The Christian Gentleman

By Fr. Carter Griffin


George Washington was thirteen years old when he was given the task of copying out, by hand, a small book entitled 110 Rules of Civility and Decent Behavior in Company and Conversation. Some Washington biographers say that this assignment was one of the most powerful influences in his early life.

The rules are not of equal seriousness. “If you deliver anything witty and pleasant,” one rule instructs, “abstain from laughing thereat yourself.” Another: “If you cough, sneeze, sign, or yawn, do it not loud but privately; and speak not in your yawning, but put your handkerchief or hand before your face and turn aside.” And another: “Make no show of taking great delight in your feed. Feed not with greediness.” I am thinking of having that one printed and hung up in the seminary refectory.

Some of the rules are more solemn. “When a man does all he can, though it succeed not well, blame not him that did it.” And one rule is so famous it is sometimes attributed (mistakenly) to Washington himself: “Labor to keep alive in your breast that little spark of celestial fire called conscience.”

Why bring up this little book from Washington’s childhood? Because the rules he was copying by hand were originally written by French Jesuits in 1595. George Washington, the quintessential American, a true gentleman if ever there were one, was formed in part by Catholic priests.

The intention of these Jesuits in forming gentlemen went beyond courtly manners and table etiquette; they aspired to form young men whose natural grace prepared them for the super-natural grace of charity. Refined manners, these Jesuits thought, belong in the life of every believer. They are especially suitable in the life of a priest.

Everyone, after all, has a claim on a celibate priest. Everyone has a right to expect us to love them, to be there for them, because of who we are as spiritual fathers. We belong to those we serve. We are interested in every soul. That means that we treat everyone with respect and affection, no matter their age, wealth, social position, beauty, or if they happen to like us or not. As fathers, we have a special love for the weak, the sick, the poor, the suffering, for children and for sinners. Our hearts are open to all.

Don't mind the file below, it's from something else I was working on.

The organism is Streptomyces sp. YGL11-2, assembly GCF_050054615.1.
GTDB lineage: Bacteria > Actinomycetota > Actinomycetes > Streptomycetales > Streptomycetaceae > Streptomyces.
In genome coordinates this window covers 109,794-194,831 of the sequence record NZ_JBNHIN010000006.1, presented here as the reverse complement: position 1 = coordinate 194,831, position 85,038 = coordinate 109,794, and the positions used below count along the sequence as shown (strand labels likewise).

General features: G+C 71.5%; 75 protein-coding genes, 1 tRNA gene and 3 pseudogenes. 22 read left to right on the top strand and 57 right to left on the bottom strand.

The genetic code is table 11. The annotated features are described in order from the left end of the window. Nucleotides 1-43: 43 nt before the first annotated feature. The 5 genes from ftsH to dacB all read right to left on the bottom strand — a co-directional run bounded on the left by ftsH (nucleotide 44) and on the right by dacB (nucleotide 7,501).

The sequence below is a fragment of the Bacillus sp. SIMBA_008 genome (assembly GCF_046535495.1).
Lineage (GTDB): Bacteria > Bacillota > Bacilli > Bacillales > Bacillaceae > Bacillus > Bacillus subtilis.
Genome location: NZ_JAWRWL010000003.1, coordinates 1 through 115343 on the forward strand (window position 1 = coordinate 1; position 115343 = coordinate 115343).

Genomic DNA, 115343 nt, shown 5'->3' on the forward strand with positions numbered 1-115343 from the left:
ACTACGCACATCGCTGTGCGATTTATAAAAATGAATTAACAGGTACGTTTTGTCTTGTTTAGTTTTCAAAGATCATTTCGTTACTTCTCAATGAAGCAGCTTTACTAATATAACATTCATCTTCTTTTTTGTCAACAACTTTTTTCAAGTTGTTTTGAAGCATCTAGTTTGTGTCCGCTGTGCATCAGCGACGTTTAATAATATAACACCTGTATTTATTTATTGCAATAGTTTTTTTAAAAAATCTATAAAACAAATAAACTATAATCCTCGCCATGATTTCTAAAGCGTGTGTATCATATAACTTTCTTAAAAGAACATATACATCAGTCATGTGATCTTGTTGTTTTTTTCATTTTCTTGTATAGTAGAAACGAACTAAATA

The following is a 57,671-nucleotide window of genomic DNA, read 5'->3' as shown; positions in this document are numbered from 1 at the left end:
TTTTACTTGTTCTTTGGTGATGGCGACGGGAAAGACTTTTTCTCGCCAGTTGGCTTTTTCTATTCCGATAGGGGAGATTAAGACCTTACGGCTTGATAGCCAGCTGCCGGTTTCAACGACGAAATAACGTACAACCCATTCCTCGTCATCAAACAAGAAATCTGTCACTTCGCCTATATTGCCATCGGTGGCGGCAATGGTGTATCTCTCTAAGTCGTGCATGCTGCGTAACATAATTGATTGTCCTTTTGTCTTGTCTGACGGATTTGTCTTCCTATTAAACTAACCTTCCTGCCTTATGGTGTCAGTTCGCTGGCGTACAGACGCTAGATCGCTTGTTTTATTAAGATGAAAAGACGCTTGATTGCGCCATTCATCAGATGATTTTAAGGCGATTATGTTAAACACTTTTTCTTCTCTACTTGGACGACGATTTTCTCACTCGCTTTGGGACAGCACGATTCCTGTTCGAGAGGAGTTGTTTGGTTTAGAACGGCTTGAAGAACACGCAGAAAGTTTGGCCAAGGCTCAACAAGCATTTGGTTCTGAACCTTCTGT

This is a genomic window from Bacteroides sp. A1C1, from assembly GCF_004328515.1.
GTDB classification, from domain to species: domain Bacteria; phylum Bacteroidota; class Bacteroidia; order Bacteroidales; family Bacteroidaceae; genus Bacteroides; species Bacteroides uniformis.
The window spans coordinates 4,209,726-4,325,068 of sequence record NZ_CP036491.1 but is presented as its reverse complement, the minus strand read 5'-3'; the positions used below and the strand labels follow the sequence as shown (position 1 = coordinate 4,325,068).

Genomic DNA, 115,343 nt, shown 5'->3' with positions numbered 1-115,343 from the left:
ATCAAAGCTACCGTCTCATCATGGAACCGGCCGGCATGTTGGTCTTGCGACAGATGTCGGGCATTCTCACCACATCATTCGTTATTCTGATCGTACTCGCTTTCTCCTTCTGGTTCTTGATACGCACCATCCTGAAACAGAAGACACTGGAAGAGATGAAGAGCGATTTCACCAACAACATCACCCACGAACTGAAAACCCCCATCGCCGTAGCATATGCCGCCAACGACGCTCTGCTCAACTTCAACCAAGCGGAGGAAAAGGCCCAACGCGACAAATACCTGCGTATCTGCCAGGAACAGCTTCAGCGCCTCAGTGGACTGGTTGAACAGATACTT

St. John Paul II wrote in Pastores Dabo Vobis that a priest is called to be a “man of communion.” A priest, he said, should be “affable, hospitable, sincere in his words and heart, prudent and discreet, generous and ready to serve, capable of opening himself to clear and brotherly relationships and of encouraging the same in others, and quick to understand, forgive and console.” A priest, in other words, must be a Christian gentleman. Look at those adjectives: affable, hospitable, generous, forgiving, consoling. Now think of the opposites: grouchy, indifferent, deceptive, selfish, cold, and belligerent. Which kind of priest do you want to be?

The word “gentleman” might sound a bit quaint and old-fashioned, but that is not how I intend it. What I mean by gentleman is someone who, in the words of John Paul, is a “bridge and not an obstacle for others in their meeting with Jesus Christ.” That covers a lot of ground. A Christian gentleman is comfortable with himself and in the world. He exhibits sincerity and honesty. He can have a conversation with someone who disagrees with him without raising his voice. He has learned how to be “all things to all men” (1 Cor 9:22). He is positive and cheerful, not negative and cynical. He is responsible and punctual, loath to keep people waiting. He instinctively protects the underdog. He is open minded and fair, ready to make excuses for others and assuming the best about their intentions. He has a sense of humor and displays good sportsmanship.

In the writings of St. Thomas, the virtue of “affability” probably comes closest to capturing the idea. Importantly, “affability” falls under the cardinal virtue of justice. Putting good manners in the context of justice reminds us that when we speak about
the qualities of a Christian gentleman, we are presuming other, weightier virtues. Being a gentleman does not mean a soft, genteel, bourgeois way of life. It is Christian manhood at its best, akin to the notion of “chivalry,” channeling the strength of masculine energy into goodness, love, respect, and protecting the vulnerable.

Father Carter Griffin is a priest of the Archdiocese of Washington. A graduate of Princeton University and a former line officer in the United States Navy, he obtained his doctorate in theology from the Pontifical University of the Holy Cross in Rome. After serving at St. Peter’s parish on Capitol Hill, in 2011 he was assigned to the newly-established St. John Paul II Seminary in Washington, DC, where he now serves as Rector. He is the author of Why Celibacy?: Reclaiming the Fatherhood of the Priest and Cross-Examined: Catholic Responses to the World’s Questions, published by Emmaus Road Publishing.

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Forming Fathers: Seminary Wisdom for Every Priest seeks to remind priests of the lessons so greatly needed to fulfill their calling faithfully. Originally delivered by Fr. Carter Griffin as talks to seminarians, this series of short, inspiring vignettes can help rekindle a priest’s first love and awaken the aspirations that brought him into the seminary in the first place. Much of what is contained in these pages is also applicable to Catholic laymen, themselves called to the virtues of Christian manhood, the responsibilities of discipleship, and the dignity of spiritual fatherhood.